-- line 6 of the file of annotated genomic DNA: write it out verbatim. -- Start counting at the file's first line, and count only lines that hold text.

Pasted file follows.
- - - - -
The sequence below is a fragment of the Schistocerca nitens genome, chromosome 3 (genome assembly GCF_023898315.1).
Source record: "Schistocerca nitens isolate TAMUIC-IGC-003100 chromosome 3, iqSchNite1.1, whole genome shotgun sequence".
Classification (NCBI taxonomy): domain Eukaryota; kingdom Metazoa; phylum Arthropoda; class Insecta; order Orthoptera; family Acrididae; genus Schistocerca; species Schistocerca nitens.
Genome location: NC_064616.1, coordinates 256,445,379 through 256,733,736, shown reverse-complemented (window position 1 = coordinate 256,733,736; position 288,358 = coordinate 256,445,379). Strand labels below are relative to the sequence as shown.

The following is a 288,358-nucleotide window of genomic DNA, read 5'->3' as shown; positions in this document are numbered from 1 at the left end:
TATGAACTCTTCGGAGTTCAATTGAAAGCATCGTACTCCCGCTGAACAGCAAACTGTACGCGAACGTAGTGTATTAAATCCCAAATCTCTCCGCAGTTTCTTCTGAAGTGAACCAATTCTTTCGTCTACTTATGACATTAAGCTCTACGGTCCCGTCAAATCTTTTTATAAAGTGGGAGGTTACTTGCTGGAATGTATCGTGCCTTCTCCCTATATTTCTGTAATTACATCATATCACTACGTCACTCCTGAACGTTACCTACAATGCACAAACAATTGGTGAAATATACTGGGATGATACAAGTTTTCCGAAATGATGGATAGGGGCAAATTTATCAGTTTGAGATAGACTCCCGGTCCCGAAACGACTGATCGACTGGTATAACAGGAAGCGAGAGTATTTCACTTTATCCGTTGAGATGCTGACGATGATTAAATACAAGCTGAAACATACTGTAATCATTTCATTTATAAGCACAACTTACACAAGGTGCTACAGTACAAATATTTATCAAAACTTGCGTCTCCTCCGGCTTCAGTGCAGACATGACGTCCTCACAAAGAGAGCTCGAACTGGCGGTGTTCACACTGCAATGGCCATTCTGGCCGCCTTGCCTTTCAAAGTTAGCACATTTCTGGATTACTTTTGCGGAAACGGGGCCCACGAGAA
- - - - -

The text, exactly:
TATGAACTCTTCGGAGTTCAATTGAAAGCATCGTACTCCCGCTGAACAGCAAACTGTACGCGAACGTAGTGTATTAAATCCCAAATCTCTCCGCAGTTTCTTCTGAAGTGAACCAATTCTTTCGTCTACTTATGACATTAAGCTCTACGGTCCCGTCAAATCTTTTTATAAAGTGGGAGGTTACTTGCTGGAATGTATCGTGCCTTCTCCCTATATTTCTGTAATTACATCATATCACTACGTCACTCCTGAACGTTACCTACAATGCACAAACAATTGGTGAAATATACTGGGATGATACAAGTTTTCCGAAATGATGGATAGGGGCAAATTTATCAGTTTGAGATAGACTCCCGGTCCCGAAACGACTGATCGACTGGTATAACAGGAAGCGAGAGTATTTCACTTTATCCGTTGAGATGCTGACGATGATTAAATACAAGCTGAAACATACTGTAATCATTTCATTTATAAGCACAACTTACACAAGGTGCTACAGTACAAATATTTATCAAAACTTGCGTCTCCTCCGGCTTCAGTGCAGACATGACGTCCTCACAAAGAGAGCTCGAACTGGCGGTGTTCACACTGCAATGGCCATTCTGGCCGCCTTGCCTTTCAAAGTTAGCACATTTCTGGATTACTTTTGCGGAAACGGGGCCCACGAGAA